Sixth, oil marketing companies (OMCs) are finally enjoying healthy finances thanks to the freedom the Modi government has given them to price based on demand and supply conditions. Under the UPA government, they were kept afloat by subsidies. Reverting to the old setup would be highly detrimental to both taxpayers as well as OMCs.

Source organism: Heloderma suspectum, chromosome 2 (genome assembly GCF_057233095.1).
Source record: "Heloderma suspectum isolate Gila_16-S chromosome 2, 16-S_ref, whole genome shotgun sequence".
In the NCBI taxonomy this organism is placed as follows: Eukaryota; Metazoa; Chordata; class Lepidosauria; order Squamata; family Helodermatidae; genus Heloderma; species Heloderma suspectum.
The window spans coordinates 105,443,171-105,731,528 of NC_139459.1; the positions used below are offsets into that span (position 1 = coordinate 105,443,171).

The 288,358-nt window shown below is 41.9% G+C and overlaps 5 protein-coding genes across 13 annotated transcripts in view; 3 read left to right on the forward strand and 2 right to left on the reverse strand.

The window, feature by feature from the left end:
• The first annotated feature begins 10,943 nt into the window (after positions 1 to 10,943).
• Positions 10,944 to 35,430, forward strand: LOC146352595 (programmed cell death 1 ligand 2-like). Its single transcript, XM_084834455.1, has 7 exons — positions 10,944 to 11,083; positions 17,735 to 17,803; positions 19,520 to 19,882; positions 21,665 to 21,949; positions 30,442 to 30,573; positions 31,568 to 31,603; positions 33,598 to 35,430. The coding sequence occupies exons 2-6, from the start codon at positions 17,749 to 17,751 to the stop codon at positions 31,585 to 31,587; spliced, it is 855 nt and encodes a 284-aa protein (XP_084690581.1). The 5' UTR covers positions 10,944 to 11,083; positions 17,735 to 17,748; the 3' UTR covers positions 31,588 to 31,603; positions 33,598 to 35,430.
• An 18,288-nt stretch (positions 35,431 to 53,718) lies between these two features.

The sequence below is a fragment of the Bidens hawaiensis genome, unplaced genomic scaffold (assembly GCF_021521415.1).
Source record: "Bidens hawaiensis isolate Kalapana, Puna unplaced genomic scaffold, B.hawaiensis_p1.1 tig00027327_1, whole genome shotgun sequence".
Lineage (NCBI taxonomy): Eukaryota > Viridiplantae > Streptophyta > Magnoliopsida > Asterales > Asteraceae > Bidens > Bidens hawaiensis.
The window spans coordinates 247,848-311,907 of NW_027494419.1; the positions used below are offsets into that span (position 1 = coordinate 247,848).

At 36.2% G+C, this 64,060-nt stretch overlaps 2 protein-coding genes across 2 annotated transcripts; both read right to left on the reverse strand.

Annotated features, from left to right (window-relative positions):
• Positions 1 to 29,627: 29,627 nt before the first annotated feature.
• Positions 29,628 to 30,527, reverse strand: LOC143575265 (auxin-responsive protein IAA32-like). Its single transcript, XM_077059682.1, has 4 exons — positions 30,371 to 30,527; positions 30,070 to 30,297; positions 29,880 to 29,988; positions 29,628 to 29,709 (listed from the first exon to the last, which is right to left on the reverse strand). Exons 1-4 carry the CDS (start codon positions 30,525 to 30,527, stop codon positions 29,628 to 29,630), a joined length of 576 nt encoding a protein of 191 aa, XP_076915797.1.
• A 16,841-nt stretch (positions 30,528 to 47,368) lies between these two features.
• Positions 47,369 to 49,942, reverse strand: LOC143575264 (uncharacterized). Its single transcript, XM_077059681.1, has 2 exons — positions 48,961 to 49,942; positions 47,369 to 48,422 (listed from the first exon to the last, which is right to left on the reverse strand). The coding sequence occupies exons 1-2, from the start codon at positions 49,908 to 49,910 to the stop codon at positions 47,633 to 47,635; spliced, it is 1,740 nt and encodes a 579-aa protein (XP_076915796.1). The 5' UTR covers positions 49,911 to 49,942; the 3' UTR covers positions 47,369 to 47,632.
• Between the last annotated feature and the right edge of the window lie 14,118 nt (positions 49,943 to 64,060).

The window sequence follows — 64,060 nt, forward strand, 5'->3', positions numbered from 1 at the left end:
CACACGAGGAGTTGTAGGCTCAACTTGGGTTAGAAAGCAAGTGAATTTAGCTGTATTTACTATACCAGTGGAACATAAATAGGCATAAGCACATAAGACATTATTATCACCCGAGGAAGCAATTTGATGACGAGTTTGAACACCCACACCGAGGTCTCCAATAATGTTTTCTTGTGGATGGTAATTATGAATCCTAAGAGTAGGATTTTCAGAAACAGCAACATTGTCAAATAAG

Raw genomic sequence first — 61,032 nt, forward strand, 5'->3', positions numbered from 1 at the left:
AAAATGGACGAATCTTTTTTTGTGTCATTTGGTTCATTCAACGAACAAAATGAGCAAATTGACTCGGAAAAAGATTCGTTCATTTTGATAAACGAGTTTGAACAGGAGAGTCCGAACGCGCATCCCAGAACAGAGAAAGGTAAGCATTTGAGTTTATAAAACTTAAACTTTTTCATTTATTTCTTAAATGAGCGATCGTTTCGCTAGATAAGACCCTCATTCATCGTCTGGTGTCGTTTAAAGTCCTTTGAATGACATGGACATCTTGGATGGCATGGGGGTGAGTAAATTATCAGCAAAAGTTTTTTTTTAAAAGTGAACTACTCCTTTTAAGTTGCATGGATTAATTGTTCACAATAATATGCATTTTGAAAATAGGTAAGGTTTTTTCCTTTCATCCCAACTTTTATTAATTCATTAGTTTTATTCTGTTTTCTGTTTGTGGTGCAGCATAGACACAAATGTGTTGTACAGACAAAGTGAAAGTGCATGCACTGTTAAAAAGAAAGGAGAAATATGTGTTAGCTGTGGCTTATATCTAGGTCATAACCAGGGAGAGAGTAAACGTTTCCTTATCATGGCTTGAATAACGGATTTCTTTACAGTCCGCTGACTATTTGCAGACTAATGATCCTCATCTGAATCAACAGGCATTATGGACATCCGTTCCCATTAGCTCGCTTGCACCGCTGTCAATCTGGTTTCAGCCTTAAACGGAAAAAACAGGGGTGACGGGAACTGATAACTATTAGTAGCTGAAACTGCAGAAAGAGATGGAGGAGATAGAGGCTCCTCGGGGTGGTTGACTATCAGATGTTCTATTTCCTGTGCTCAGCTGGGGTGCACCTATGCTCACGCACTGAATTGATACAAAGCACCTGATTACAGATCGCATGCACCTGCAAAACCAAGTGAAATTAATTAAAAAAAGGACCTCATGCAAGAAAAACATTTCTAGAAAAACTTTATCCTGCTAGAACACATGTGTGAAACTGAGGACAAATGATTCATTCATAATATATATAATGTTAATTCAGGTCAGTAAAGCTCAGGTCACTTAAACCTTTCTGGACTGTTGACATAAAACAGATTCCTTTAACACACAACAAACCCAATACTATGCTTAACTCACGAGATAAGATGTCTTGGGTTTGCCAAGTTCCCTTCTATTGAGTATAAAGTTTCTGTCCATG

Seventh, a huge drop in oil prices followed by similar drops in aviation fuel prices helped usher in a revolution in airlines sector. While it was reeling under heavy debt before, the sector has emerged as a preferred choice for long distance travel, beating Railways, thanks to low ticket prices that came as a result of low aviation fuel prices. More than 13 crore passengers travelled via flights in 2016, 10 crore of which were domestic passengers, making India the fourth biggest civil aviation market in the world. Low jet fuel prices not only helped passengers but also airlines which improved earnings and their finances. Going back to the old ways would spell bad news.